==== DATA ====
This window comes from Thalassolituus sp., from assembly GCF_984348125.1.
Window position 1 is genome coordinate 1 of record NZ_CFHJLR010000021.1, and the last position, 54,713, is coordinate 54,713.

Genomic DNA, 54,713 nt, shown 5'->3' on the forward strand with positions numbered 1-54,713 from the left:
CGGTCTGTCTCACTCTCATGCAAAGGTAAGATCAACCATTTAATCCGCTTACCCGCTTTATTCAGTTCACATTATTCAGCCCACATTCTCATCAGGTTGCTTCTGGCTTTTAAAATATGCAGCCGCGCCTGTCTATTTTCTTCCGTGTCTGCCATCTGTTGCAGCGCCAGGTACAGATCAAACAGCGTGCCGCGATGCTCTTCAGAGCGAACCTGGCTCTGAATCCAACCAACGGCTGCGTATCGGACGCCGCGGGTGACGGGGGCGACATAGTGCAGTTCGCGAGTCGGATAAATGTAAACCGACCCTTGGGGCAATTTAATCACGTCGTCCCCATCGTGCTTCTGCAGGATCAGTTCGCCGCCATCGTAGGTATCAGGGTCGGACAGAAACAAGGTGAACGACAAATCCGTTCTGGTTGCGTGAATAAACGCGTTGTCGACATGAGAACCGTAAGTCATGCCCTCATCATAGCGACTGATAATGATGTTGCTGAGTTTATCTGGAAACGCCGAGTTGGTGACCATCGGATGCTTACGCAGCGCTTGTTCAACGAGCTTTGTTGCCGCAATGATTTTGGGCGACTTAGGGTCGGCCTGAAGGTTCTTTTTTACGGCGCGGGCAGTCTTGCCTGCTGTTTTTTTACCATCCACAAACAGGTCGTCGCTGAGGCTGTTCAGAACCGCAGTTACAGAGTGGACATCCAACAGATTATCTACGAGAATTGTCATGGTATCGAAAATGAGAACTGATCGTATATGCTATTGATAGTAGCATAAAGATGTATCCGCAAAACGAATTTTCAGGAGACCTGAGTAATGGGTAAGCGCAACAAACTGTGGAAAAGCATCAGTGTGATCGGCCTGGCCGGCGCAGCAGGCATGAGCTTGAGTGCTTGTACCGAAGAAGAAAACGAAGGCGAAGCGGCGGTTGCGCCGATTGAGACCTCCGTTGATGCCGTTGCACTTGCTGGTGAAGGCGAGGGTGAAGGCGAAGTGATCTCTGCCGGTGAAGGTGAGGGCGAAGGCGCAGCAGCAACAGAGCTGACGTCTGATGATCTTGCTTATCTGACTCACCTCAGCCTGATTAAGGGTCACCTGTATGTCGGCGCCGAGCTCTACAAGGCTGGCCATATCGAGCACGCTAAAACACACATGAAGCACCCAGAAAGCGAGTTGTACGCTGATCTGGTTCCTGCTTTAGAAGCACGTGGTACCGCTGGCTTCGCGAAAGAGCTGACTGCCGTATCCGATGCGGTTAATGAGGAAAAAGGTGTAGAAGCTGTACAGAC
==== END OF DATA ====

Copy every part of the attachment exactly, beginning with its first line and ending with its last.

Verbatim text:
This window comes from Thalassolituus sp., from assembly GCF_984348125.1.
Window position 1 is genome coordinate 1 of record NZ_CFHJLR010000021.1, and the last position, 54,713, is coordinate 54,713.

Genomic DNA, 54,713 nt, shown 5'->3' on the forward strand with positions numbered 1-54,713 from the left:
CGGTCTGTCTCACTCTCATGCAAAGGTAAGATCAACCATTTAATCCGCTTACCCGCTTTATTCAGTTCACATTATTCAGCCCACATTCTCATCAGGTTGCTTCTGGCTTTTAAAATATGCAGCCGCGCCTGTCTATTTTCTTCCGTGTCTGCCATCTGTTGCAGCGCCAGGTACAGATCAAACAGCGTGCCGCGATGCTCTTCAGAGCGAACCTGGCTCTGAATCCAACCAACGGCTGCGTATCGGACGCCGCGGGTGACGGGGGCGACATAGTGCAGTTCGCGAGTCGGATAAATGTAAACCGACCCTTGGGGCAATTTAATCACGTCGTCCCCATCGTGCTTCTGCAGGATCAGTTCGCCGCCATCGTAGGTATCAGGGTCGGACAGAAACAAGGTGAACGACAAATCCGTTCTGGTTGCGTGAATAAACGCGTTGTCGACATGAGAACCGTAAGTCATGCCCTCATCATAGCGACTGATAATGATGTTGCTGAGTTTATCTGGAAACGCCGAGTTGGTGACCATCGGATGCTTACGCAGCGCTTGTTCAACGAGCTTTGTTGCCGCAATGATTTTGGGCGACTTAGGGTCGGCCTGAAGGTTCTTTTTTACGGCGCGGGCAGTCTTGCCTGCTGTTTTTTTACCATCCACAAACAGGTCGTCGCTGAGGCTGTTCAGAACCGCAGTTACAGAGTGGACATCCAACAGATTATCTACGAGAATTGTCATGGTATCGAAAATGAGAACTGATCGTATATGCTATTGATAGTAGCATAAAGATGTATCCGCAAAACGAATTTTCAGGAGACCTGAGTAATGGGTAAGCGCAACAAACTGTGGAAAAGCATCAGTGTGATCGGCCTGGCCGGCGCAGCAGGCATGAGCTTGAGTGCTTGTACCGAAGAAGAAAACGAAGGCGAAGCGGCGGTTGCGCCGATTGAGACCTCCGTTGATGCCGTTGCACTTGCTGGTGAAGGCGAGGGTGAAGGCGAAGTGATCTCTGCCGGTGAAGGTGAGGGCGAAGGCGCAGCAGCAACAGAGCTGACGTCTGATGATCTTGCTTATCTGACTCACCTCAGCCTGATTAAGGGTCACCTGTATGTCGGCGCCGAGCTCTACAAGGCTGGCCATATCGAGCACGCTAAAACACACATGAAGCACCCAGAAAGCGAGTTGTACGCTGATCTGGTTCCTGCTTTAGAAGCACGTGGTACCGCTGGCTTCGCGAAAGAGCTGACTGCCGTATCCGATGCGGTTAATGAGGAAAAAGGTGTAGAAGCTGTACAGAC